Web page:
Attraction ambiguity problem

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The attraction ambiguity problem, or "how do I know if she/he's interested in me?" is an issue commonly experienced by those who are not very experienced in the dating realm, and not just those with Asperger's Syndrome. Usually, people experiencing the ambiguity problem are not getting definite indicators of interest from the person they wish to become romantically involved with.

There is a great controversy surrounding the ambiguity problem, with some saying it is a death knell and the person will never be interested in you, and others claiming that you need to know for sure, and the only way to do that is to ask the person out. Regardless, there are certain indicators of when ambiguity is irrelevant or it is actually a negative sign.

Significance[edit | edit source]

Usually, before getting to know a person well, ambiguity is normal. It is highly unlikely that a person will be into you immediately if you are into them as well. In fact, it is so rare, that its occurrence is glorified in movies! Simply put, the chances of mutual attraction at the very beginning are low unless one or both partners have very good physical appearance and/or social standing. This does not mean it is low enough to not be experienced; many, if not most experience mutual attraction at the beginning, but many others do not. So ambiguity at the beginning is not much of an issue.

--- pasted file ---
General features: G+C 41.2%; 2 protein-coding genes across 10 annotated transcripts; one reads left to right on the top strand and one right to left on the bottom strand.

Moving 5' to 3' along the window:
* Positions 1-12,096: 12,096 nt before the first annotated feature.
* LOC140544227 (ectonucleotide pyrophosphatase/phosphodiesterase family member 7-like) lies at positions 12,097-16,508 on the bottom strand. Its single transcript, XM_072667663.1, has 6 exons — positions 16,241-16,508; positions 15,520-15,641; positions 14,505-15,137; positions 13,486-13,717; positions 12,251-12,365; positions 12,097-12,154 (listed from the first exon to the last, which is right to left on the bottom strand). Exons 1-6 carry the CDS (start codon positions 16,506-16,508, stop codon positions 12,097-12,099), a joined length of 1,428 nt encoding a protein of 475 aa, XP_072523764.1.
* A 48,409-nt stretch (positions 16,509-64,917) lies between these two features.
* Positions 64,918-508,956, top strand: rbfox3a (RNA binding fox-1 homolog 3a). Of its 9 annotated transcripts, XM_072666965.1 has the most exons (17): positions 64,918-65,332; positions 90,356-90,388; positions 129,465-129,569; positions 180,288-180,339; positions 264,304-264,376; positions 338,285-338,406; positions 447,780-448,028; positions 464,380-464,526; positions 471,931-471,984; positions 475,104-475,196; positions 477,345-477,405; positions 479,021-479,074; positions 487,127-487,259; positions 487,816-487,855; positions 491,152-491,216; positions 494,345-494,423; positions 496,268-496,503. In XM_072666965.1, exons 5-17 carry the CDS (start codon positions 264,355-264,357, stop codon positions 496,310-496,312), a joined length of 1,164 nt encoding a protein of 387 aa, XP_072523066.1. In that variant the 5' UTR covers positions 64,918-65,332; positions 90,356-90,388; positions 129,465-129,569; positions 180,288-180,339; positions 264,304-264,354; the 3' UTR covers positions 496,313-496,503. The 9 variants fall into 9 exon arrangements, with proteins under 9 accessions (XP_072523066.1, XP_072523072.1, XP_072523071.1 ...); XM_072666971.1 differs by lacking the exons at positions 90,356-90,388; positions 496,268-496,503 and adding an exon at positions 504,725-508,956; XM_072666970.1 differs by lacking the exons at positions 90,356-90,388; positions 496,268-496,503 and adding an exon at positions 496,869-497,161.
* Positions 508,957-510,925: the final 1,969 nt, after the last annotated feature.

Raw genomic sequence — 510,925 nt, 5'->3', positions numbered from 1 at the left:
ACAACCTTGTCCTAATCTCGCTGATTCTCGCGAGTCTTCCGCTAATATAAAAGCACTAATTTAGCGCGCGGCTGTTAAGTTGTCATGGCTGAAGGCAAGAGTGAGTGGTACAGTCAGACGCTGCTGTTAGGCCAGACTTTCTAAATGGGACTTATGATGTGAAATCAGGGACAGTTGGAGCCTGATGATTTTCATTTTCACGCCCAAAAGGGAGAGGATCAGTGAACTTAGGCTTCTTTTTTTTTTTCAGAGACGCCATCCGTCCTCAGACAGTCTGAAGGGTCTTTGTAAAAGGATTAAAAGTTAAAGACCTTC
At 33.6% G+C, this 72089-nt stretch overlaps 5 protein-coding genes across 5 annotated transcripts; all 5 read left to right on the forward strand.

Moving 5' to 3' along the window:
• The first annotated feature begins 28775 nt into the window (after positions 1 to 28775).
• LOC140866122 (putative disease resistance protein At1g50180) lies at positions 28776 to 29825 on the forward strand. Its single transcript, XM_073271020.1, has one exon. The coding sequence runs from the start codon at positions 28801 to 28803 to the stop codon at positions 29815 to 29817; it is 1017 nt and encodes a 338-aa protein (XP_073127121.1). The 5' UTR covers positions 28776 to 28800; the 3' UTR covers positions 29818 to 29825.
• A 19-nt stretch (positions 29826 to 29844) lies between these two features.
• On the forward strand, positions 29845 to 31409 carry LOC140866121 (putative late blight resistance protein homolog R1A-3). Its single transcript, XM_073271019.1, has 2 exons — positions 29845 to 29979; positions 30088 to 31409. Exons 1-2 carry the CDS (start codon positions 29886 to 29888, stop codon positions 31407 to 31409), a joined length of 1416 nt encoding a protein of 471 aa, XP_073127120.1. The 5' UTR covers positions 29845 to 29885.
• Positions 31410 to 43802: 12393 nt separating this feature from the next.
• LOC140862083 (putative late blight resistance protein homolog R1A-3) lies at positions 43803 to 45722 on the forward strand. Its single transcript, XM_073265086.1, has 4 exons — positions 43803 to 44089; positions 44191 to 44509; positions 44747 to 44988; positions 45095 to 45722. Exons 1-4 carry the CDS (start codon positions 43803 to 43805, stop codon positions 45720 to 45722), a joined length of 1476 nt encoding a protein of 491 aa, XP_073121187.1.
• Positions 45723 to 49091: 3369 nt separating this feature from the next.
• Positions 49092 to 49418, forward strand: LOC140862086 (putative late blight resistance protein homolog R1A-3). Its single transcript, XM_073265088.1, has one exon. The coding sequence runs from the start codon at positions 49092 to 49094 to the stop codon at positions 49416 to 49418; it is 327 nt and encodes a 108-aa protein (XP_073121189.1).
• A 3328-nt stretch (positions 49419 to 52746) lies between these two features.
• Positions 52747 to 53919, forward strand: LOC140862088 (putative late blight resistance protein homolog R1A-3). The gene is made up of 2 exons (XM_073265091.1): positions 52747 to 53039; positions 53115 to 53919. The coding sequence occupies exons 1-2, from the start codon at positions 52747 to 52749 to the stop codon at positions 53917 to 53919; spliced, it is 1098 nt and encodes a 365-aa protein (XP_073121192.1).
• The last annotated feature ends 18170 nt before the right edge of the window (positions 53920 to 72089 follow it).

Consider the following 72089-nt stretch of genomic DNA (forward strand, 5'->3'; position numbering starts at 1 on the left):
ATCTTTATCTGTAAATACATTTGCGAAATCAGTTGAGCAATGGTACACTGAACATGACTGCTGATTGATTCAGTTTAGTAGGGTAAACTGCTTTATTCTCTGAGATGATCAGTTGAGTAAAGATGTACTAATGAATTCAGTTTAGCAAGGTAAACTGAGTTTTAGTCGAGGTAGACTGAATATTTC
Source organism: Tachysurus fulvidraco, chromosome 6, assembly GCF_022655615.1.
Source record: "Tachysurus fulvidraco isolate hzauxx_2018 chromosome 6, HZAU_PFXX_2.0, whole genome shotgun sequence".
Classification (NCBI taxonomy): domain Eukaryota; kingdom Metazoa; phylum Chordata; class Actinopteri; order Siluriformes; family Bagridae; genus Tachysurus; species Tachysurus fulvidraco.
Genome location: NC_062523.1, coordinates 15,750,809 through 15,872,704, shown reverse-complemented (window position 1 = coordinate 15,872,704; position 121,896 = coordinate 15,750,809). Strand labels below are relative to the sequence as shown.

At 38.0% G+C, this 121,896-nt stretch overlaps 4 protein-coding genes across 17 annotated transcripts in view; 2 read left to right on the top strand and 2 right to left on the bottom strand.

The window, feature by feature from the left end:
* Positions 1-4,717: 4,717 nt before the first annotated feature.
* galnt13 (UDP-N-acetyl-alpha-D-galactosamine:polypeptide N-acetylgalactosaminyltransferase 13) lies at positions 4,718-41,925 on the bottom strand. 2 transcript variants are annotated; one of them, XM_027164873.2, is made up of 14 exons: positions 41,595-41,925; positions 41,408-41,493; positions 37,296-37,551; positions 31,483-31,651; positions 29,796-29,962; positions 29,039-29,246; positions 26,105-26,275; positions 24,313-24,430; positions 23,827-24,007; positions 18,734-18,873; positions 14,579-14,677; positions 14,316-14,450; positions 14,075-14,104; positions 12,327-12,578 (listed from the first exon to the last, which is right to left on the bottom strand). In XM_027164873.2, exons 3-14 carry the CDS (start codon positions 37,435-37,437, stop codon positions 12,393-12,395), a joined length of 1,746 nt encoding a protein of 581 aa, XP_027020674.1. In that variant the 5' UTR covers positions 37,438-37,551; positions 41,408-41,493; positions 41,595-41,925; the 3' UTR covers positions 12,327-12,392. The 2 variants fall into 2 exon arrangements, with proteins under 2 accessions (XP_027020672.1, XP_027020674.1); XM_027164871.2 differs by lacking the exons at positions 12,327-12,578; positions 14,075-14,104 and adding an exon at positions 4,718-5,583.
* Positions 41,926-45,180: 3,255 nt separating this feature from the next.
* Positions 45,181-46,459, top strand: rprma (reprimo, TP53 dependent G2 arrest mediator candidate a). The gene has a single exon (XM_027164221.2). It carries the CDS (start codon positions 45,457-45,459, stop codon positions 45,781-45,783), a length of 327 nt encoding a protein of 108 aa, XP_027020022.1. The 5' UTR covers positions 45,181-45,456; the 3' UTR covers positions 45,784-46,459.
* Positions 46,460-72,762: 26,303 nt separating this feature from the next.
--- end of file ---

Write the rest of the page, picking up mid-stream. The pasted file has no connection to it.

As prospective partners get to know each other, however, one must look for indicators of interest. The time two people take to realize they are a good match for one another can vary based on circumstances, but within a reasonable time frame, there should be some flirting on at least a minimal level.

Negative signs[edit | edit source]

If the initial period of getting to know a person has passed, certain signs can indicate a lack of interest. If the person:

  • is rather superficially emotional around you,
  • appears to be not very interested in you or your conversations,
  • appears to be more interested in other prospective partners or other things (e.g. texting on a phone), or
  • doesn't seem overly interested in spending that much time with you,

then it is likely that person is not interested in you and you should move on. This is different from shyness, where there are distinct inhibitions surrounding the matter of escalation. Careful attention is needed to not confuse shyness with disinterest, though a good litmus test is if the person is not shy around other people or appears to be treating others much more warmly.

See also[edit | edit source]